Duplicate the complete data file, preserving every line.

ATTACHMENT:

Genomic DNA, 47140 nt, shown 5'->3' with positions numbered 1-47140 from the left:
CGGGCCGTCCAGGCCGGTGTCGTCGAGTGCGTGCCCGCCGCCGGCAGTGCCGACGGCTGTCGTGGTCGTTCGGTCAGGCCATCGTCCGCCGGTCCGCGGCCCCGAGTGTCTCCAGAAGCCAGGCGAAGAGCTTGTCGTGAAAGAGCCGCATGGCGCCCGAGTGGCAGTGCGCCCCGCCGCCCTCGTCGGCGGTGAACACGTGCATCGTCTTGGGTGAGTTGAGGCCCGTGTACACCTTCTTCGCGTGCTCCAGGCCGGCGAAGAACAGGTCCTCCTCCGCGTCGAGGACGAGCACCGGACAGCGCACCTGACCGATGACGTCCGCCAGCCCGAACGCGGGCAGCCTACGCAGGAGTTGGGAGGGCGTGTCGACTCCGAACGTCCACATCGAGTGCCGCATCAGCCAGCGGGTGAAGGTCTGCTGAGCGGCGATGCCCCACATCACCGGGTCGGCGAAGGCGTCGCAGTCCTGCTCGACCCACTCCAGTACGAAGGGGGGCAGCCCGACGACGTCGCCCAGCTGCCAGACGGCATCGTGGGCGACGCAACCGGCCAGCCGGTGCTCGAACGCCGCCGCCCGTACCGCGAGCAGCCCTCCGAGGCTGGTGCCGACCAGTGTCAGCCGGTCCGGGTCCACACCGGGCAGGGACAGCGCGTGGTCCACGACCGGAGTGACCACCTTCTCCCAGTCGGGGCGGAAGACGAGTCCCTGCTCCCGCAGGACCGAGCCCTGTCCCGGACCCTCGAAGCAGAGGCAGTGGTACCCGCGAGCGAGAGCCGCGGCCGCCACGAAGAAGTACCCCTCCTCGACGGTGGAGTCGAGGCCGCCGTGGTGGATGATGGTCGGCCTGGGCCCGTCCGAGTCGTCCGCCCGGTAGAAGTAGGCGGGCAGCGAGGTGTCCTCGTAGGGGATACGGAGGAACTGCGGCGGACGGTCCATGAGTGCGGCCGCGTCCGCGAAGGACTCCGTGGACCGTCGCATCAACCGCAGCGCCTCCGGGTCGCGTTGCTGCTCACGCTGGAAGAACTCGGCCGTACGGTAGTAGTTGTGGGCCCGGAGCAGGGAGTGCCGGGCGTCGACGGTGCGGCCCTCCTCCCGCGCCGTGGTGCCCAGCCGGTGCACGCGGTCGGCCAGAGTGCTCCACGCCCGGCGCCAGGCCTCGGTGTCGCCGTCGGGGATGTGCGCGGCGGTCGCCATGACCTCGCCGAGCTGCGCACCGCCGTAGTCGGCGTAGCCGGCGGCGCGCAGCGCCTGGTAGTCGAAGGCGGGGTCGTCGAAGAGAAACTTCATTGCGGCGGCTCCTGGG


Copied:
Genomic DNA, 47140 nt, shown 5'->3' with positions numbered 1-47140 from the left:
CGGGCCGTCCAGGCCGGTGTCGTCGAGTGCGTGCCCGCCGCCGGCAGTGCCGACGGCTGTCGTGGTCGTTCGGTCAGGCCATCGTCCGCCGGTCCGCGGCCCCGAGTGTCTCCAGAAGCCAGGCGAAGAGCTTGTCGTGAAAGAGCCGCATGGCGCCCGAGTGGCAGTGCGCCCCGCCGCCCTCGTCGGCGGTGAACACGTGCATCGTCTTGGGTGAGTTGAGGCCCGTGTACACCTTCTTCGCGTGCTCCAGGCCGGCGAAGAACAGGTCCTCCTCCGCGTCGAGGACGAGCACCGGACAGCGCACCTGACCGATGACGTCCGCCAGCCCGAACGCGGGCAGCCTACGCAGGAGTTGGGAGGGCGTGTCGACTCCGAACGTCCACATCGAGTGCCGCATCAGCCAGCGGGTGAAGGTCTGCTGAGCGGCGATGCCCCACATCACCGGGTCGGCGAAGGCGTCGCAGTCCTGCTCGACCCACTCCAGTACGAAGGGGGGCAGCCCGACGACGTCGCCCAGCTGCCAGACGGCATCGTGGGCGACGCAACCGGCCAGCCGGTGCTCGAACGCCGCCGCCCGTACCGCGAGCAGCCCTCCGAGGCTGGTGCCGACCAGTGTCAGCCGGTCCGGGTCCACACCGGGCAGGGACAGCGCGTGGTCCACGACCGGAGTGACCACCTTCTCCCAGTCGGGGCGGAAGACGAGTCCCTGCTCCCGCAGGACCGAGCCCTGTCCCGGACCCTCGAAGCAGAGGCAGTGGTACCCGCGAGCGAGAGCCGCGGCCGCCACGAAGAAGTACCCCTCCTCGACGGTGGAGTCGAGGCCGCCGTGGTGGATGATGGTCGGCCTGGGCCCGTCCGAGTCGTCCGCCCGGTAGAAGTAGGCGGGCAGCGAGGTGTCCTCGTAGGGGATACGGAGGAACTGCGGCGGACGGTCCATGAGTGCGGCCGCGTCCGCGAAGGACTCCGTGGACCGTCGCATCAACCGCAGCGCCTCCGGGTCGCGTTGCTGCTCACGCTGGAAGAACTCGGCCGTACGGTAGTAGTTGTGGGCCCGGAGCAGGGAGTGCCGGGCGTCGACGGTGCGGCCCTCCTCCCGCGCCGTGGTGCCCAGCCGGTGCACGCGGTCGGCCAGAGTGCTCCACGCCCGGCGCCAGGCCTCGGTGTCGCCGTCGGGGATGTGCGCGGCGGTCGCCATGACCTCGCCGAGCTGCGCACCGCCGTAGTCGGCGTAGCCGGCGGCGCGCAGCGCCTGGTAGTCGAAGGCGGGGTCGTCGAAGAGAAACTTCATTGCGGCGGCTCCTGGG